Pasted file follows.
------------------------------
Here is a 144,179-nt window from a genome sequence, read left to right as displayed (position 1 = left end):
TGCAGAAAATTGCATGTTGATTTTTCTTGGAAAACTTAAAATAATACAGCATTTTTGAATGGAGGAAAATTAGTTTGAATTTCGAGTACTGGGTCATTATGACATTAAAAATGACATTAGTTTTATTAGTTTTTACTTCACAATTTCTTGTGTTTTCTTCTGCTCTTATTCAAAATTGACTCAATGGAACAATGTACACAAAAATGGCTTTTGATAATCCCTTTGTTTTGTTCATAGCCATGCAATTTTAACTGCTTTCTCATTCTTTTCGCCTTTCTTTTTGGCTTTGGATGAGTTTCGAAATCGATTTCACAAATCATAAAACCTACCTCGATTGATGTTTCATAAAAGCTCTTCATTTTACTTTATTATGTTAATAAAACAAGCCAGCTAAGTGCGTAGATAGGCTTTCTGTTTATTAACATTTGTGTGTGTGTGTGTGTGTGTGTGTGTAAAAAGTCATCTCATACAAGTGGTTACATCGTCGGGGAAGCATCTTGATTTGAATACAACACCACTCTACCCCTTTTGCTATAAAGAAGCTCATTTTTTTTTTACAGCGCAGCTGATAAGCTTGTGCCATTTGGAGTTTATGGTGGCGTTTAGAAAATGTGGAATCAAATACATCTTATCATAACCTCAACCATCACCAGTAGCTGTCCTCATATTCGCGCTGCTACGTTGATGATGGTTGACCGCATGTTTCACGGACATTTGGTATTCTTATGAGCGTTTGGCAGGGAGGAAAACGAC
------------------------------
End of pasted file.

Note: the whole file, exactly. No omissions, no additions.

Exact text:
Here is a 144,179-nt window from a genome sequence, read left to right as displayed (position 1 = left end):
TGCAGAAAATTGCATGTTGATTTTTCTTGGAAAACTTAAAATAATACAGCATTTTTGAATGGAGGAAAATTAGTTTGAATTTCGAGTACTGGGTCATTATGACATTAAAAATGACATTAGTTTTATTAGTTTTTACTTCACAATTTCTTGTGTTTTCTTCTGCTCTTATTCAAAATTGACTCAATGGAACAATGTACACAAAAATGGCTTTTGATAATCCCTTTGTTTTGTTCATAGCCATGCAATTTTAACTGCTTTCTCATTCTTTTCGCCTTTCTTTTTGGCTTTGGATGAGTTTCGAAATCGATTTCACAAATCATAAAACCTACCTCGATTGATGTTTCATAAAAGCTCTTCATTTTACTTTATTATGTTAATAAAACAAGCCAGCTAAGTGCGTAGATAGGCTTTCTGTTTATTAACATTTGTGTGTGTGTGTGTGTGTGTGTGTGTAAAAAGTCATCTCATACAAGTGGTTACATCGTCGGGGAAGCATCTTGATTTGAATACAACACCACTCTACCCCTTTTGCTATAAAGAAGCTCATTTTTTTTTTACAGCGCAGCTGATAAGCTTGTGCCATTTGGAGTTTATGGTGGCGTTTAGAAAATGTGGAATCAAATACATCTTATCATAACCTCAACCATCACCAGTAGCTGTCCTCATATTCGCGCTGCTACGTTGATGATGGTTGACCGCATGTTTCACGGACATTTGGTATTCTTATGAGCGTTTGGCAGGGAGGAAAACGAC